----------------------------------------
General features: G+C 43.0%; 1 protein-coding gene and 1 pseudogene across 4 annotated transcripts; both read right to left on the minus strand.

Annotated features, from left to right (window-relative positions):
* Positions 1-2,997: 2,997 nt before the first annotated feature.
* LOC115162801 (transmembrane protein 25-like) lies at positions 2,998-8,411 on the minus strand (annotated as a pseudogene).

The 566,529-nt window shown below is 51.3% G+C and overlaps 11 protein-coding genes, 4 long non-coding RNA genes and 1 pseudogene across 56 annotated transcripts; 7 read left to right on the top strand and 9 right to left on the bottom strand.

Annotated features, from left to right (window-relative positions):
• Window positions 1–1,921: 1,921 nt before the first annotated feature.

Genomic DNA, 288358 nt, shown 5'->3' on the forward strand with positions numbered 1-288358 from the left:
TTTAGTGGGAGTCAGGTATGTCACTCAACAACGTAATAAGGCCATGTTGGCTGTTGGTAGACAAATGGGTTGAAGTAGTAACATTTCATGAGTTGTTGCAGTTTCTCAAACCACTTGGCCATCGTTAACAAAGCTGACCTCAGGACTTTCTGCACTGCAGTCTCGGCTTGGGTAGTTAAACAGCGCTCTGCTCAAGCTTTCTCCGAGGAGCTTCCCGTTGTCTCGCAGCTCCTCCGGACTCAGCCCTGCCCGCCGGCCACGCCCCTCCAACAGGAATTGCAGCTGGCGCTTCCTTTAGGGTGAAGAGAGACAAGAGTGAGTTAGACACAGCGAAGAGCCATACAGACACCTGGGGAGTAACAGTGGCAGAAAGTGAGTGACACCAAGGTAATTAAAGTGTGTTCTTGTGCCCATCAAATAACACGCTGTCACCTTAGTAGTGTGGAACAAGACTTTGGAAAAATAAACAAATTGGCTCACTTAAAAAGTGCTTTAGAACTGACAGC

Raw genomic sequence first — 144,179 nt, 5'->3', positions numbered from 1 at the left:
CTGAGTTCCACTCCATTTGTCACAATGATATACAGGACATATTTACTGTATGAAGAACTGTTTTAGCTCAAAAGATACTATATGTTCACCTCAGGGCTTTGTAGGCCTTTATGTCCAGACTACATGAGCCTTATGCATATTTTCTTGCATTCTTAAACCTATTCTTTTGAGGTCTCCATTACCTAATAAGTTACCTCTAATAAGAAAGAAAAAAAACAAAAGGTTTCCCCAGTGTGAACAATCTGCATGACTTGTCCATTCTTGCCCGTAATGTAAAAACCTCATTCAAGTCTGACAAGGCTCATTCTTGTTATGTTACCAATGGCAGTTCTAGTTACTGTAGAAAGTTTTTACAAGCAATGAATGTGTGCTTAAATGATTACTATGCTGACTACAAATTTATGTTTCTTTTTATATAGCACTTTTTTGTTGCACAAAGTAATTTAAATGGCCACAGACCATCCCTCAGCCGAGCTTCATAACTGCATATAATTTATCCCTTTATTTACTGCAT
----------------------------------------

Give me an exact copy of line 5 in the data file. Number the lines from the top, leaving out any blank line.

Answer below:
The 566,529-nt window shown below is 51.3% G+C and overlaps 11 protein-coding genes, 4 long non-coding RNA genes and 1 pseudogene across 56 annotated transcripts; 7 read left to right on the top strand and 9 right to left on the bottom strand.